The weight of obesity on the human immune response to vaccination

Scott D. Painter, Inna G. Ovsyannikova, Gregory A. Poland

Research output: Contribution to journalReview articlepeer-review

77 Scopus citations


Despite the high success of protection against several infectious diseases through effective vaccines, some sub-populations have been observed to respond poorly to vaccines, putting them at increased risk for vaccine-preventable diseases. In particular, the limited data concerning the effect of obesity on vaccine immunogenicity and efficacy suggests that obesity is a factor that increases the likelihood of a poor vaccine-induced immune response. Obesity occurs through the deposition of excess lipids into adipose tissue through the production of adipocytes, and is defined as a body-mass index (BMI)≥30kg/m2. The immune system is adversely affected by obesity, and these "immune consequences" raise concern for the lack of vaccine-induced immunity in the obese patient requiring discussion of how this sub-population might be better protected.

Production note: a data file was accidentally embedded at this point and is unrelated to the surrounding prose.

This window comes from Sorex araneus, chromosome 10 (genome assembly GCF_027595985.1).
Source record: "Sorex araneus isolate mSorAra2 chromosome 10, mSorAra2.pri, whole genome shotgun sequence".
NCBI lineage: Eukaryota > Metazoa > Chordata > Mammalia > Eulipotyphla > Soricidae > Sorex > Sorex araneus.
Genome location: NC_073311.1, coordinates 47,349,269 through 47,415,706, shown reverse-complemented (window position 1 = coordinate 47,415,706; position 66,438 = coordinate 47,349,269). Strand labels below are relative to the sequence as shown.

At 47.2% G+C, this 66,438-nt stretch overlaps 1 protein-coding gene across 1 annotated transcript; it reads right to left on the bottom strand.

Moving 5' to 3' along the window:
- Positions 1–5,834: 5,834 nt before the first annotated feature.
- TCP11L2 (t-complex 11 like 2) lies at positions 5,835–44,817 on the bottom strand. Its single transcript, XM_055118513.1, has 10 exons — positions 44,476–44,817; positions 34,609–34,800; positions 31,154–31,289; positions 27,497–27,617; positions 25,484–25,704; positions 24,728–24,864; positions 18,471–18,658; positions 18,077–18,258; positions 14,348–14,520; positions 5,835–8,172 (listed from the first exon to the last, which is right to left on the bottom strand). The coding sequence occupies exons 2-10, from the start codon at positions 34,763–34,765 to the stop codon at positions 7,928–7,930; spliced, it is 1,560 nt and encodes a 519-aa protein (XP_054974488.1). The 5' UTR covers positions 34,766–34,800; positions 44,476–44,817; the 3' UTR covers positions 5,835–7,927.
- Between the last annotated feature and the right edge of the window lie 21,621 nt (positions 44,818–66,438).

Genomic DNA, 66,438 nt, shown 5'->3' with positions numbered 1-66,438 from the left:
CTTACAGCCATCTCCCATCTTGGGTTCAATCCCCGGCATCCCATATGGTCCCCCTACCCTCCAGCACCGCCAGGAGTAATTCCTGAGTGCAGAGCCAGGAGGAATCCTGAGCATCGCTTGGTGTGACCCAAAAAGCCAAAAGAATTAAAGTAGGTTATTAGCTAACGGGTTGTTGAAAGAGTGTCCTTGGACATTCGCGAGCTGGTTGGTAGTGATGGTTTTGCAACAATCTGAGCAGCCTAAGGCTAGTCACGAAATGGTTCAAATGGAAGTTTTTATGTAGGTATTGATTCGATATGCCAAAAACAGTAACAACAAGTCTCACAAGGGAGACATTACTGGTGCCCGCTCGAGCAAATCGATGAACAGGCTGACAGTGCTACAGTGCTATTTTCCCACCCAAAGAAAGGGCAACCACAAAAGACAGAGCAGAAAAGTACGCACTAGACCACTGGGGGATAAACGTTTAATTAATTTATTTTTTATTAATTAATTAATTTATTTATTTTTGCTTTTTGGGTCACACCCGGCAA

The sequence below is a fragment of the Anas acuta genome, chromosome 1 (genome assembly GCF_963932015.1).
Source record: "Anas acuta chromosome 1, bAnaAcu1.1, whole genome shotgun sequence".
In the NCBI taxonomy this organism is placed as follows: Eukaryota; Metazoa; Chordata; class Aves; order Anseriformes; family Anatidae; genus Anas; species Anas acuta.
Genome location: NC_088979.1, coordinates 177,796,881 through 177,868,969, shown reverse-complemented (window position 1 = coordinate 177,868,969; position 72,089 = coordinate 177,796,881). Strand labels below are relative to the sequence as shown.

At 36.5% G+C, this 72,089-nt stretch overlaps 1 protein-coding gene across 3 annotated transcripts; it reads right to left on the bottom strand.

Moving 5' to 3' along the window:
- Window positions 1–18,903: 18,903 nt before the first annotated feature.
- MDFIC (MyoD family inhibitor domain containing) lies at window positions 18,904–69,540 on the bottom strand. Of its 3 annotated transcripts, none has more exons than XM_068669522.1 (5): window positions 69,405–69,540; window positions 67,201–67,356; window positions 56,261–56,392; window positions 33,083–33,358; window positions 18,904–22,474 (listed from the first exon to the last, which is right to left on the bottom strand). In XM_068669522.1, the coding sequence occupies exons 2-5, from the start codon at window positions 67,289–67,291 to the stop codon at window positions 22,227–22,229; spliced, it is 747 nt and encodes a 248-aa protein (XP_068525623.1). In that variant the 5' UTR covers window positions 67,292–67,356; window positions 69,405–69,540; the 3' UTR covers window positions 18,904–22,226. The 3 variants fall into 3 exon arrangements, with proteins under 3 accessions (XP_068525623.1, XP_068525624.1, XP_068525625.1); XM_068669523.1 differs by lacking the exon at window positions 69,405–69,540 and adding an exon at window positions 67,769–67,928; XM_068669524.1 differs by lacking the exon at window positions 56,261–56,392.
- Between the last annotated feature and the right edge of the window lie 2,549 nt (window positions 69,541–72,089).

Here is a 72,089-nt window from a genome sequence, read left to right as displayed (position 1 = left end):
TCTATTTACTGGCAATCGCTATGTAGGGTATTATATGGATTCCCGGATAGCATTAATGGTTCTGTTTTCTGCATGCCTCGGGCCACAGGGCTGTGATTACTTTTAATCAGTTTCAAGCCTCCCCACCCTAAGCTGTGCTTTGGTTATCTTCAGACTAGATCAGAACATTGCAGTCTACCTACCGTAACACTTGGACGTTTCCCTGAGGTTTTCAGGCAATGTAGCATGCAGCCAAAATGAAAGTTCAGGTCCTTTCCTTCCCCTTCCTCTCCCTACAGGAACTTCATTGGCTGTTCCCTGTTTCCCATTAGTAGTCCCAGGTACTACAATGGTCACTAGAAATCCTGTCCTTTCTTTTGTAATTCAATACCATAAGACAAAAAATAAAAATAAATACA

Original languageEnglish (US)
Pages (from-to)4422-4429
Number of pages8
Issue number36
StatePublished - Aug 26 2015


  • Communicable diseases
  • Immunity
  • Immunization
  • Obesity
  • Vaccination

ASJC Scopus subject areas

  • Molecular Medicine
  • General Immunology and Microbiology
  • General Veterinary
  • Public Health, Environmental and Occupational Health
  • Infectious Diseases


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